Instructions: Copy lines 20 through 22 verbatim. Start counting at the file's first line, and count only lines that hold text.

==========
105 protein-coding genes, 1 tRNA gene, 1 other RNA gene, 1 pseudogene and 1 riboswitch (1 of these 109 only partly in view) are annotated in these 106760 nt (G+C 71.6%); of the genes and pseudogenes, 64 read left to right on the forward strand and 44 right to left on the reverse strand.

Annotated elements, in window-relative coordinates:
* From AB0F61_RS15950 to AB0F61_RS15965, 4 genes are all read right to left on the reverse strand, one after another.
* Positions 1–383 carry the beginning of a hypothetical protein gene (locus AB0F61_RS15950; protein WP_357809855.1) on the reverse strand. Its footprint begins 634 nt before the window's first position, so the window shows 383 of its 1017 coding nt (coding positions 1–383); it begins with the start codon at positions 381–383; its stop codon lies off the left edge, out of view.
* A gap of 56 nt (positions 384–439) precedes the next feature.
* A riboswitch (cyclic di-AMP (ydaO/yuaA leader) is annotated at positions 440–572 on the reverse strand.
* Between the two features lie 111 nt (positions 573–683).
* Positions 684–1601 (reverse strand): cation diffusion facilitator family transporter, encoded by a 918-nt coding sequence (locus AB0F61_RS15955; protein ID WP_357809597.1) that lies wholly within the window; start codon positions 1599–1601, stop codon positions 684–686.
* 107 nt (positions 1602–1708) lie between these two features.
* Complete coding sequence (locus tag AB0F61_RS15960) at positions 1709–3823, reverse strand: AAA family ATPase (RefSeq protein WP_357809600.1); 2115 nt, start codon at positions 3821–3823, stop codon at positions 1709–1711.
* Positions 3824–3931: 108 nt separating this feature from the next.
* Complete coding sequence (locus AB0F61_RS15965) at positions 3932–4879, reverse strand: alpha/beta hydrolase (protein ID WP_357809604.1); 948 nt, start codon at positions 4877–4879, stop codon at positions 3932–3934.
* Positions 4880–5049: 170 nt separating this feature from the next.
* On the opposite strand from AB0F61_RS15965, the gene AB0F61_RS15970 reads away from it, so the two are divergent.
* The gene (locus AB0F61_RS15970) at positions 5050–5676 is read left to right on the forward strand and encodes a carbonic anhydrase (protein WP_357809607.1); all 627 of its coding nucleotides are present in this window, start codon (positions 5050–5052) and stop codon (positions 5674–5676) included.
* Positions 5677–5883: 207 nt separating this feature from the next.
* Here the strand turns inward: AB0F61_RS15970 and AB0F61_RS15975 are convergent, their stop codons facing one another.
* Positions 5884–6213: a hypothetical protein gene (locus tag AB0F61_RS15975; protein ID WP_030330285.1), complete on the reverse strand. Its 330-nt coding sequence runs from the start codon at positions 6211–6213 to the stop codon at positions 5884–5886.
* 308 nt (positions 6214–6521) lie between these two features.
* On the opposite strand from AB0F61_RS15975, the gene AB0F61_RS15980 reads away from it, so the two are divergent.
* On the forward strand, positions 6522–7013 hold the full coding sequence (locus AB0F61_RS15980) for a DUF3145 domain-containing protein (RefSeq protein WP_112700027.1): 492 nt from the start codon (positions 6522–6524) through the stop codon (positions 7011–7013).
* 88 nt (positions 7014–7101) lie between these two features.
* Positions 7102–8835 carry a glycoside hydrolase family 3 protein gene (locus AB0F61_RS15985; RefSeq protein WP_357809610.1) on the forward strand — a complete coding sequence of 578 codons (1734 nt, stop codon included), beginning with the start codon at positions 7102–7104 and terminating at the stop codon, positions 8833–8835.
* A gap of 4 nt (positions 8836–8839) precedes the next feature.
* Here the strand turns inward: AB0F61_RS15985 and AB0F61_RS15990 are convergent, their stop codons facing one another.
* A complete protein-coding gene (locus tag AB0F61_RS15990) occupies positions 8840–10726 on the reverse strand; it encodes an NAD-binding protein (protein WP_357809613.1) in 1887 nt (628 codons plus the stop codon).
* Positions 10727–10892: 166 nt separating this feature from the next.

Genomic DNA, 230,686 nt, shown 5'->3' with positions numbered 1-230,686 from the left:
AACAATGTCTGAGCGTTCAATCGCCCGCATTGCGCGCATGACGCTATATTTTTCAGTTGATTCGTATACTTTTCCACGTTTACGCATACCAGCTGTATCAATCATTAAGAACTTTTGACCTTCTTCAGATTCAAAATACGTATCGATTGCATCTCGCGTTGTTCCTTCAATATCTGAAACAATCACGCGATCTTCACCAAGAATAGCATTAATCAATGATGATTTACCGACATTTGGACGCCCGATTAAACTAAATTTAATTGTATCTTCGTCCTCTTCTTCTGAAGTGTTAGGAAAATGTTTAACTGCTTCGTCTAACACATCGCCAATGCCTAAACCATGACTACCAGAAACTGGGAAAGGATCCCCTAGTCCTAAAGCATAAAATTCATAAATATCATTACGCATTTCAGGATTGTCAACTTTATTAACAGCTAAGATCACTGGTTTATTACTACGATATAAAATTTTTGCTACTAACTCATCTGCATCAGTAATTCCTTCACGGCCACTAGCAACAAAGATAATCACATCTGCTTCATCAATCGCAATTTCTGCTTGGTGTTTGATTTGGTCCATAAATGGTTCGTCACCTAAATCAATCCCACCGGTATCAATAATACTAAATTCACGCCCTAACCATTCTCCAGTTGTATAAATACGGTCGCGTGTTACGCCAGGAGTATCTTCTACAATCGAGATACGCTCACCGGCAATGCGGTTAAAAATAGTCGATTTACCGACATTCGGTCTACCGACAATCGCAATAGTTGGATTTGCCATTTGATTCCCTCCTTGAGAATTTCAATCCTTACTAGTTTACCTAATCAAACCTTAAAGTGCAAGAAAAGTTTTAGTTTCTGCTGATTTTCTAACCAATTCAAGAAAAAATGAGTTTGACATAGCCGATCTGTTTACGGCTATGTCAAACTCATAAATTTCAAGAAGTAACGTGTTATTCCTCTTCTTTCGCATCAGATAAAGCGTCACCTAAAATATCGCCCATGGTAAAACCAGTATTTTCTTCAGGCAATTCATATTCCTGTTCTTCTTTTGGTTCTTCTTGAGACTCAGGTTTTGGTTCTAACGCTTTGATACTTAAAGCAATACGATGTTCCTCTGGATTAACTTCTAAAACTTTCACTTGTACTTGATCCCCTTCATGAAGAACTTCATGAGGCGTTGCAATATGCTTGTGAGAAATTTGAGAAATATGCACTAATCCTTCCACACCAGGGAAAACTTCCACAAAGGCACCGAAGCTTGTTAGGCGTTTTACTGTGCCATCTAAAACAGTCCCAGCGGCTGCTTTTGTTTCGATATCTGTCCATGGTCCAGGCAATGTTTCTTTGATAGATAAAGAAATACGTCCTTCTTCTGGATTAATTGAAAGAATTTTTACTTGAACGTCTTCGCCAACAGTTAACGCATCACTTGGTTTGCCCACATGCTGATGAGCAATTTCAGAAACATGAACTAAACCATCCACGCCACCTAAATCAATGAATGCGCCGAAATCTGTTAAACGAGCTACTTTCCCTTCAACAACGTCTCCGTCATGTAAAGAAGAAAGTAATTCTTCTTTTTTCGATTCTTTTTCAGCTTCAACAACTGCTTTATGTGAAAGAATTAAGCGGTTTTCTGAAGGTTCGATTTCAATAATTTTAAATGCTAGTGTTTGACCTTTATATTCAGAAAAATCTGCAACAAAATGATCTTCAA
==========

* On the opposite strand from AB0F61_RS15975, the gene AB0F61_RS15980 reads away from it, so the two are divergent.
* On the forward strand, positions 6522–7013 hold the full coding sequence (locus AB0F61_RS15980) for a DUF3145 domain-containing protein (RefSeq protein WP_112700027.1): 492 nt from the start codon (positions 6522–6524) through the stop codon (positions 7011–7013).
* 88 nt (positions 7014–7101) lie between these two features.